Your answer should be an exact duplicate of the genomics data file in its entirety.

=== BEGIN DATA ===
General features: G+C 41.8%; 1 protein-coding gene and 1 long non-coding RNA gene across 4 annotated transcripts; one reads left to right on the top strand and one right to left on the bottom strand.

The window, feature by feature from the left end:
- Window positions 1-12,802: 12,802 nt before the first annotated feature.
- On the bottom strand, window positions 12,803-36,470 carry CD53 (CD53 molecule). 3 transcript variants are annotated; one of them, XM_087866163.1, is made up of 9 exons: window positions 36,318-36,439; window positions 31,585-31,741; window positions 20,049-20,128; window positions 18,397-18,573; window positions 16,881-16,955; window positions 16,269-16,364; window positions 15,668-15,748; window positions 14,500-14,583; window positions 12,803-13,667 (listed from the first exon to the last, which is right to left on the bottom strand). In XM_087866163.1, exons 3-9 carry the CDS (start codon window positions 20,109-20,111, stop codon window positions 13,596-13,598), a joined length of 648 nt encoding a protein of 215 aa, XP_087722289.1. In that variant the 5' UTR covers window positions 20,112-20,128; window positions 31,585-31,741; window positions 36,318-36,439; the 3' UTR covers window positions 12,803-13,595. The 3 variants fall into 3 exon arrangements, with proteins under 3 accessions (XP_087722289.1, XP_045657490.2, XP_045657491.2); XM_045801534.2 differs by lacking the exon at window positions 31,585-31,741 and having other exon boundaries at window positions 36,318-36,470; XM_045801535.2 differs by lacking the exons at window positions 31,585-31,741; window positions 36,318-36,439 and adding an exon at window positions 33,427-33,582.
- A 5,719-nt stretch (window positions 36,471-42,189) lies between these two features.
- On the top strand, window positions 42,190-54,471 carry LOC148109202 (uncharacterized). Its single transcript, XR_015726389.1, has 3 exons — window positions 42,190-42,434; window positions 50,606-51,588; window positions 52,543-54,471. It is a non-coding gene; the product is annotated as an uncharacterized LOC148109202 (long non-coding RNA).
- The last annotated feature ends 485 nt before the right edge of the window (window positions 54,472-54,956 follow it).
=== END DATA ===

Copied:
General features: G+C 41.8%; 1 protein-coding gene and 1 long non-coding RNA gene across 4 annotated transcripts; one reads left to right on the top strand and one right to left on the bottom strand.

The window, feature by feature from the left end:
- Window positions 1-12,802: 12,802 nt before the first annotated feature.
- On the bottom strand, window positions 12,803-36,470 carry CD53 (CD53 molecule). 3 transcript variants are annotated; one of them, XM_087866163.1, is made up of 9 exons: window positions 36,318-36,439; window positions 31,585-31,741; window positions 20,049-20,128; window positions 18,397-18,573; window positions 16,881-16,955; window positions 16,269-16,364; window positions 15,668-15,748; window positions 14,500-14,583; window positions 12,803-13,667 (listed from the first exon to the last, which is right to left on the bottom strand). In XM_087866163.1, exons 3-9 carry the CDS (start codon window positions 20,109-20,111, stop codon window positions 13,596-13,598), a joined length of 648 nt encoding a protein of 215 aa, XP_087722289.1. In that variant the 5' UTR covers window positions 20,112-20,128; window positions 31,585-31,741; window positions 36,318-36,439; the 3' UTR covers window positions 12,803-13,595. The 3 variants fall into 3 exon arrangements, with proteins under 3 accessions (XP_087722289.1, XP_045657490.2, XP_045657491.2); XM_045801534.2 differs by lacking the exon at window positions 31,585-31,741 and having other exon boundaries at window positions 36,318-36,470; XM_045801535.2 differs by lacking the exons at window positions 31,585-31,741; window positions 36,318-36,439 and adding an exon at window positions 33,427-33,582.
- A 5,719-nt stretch (window positions 36,471-42,189) lies between these two features.
- On the top strand, window positions 42,190-54,471 carry LOC148109202 (uncharacterized). Its single transcript, XR_015726389.1, has 3 exons — window positions 42,190-42,434; window positions 50,606-51,588; window positions 52,543-54,471. It is a non-coding gene; the product is annotated as an uncharacterized LOC148109202 (long non-coding RNA).
- The last annotated feature ends 485 nt before the right edge of the window (window positions 54,472-54,956 follow it).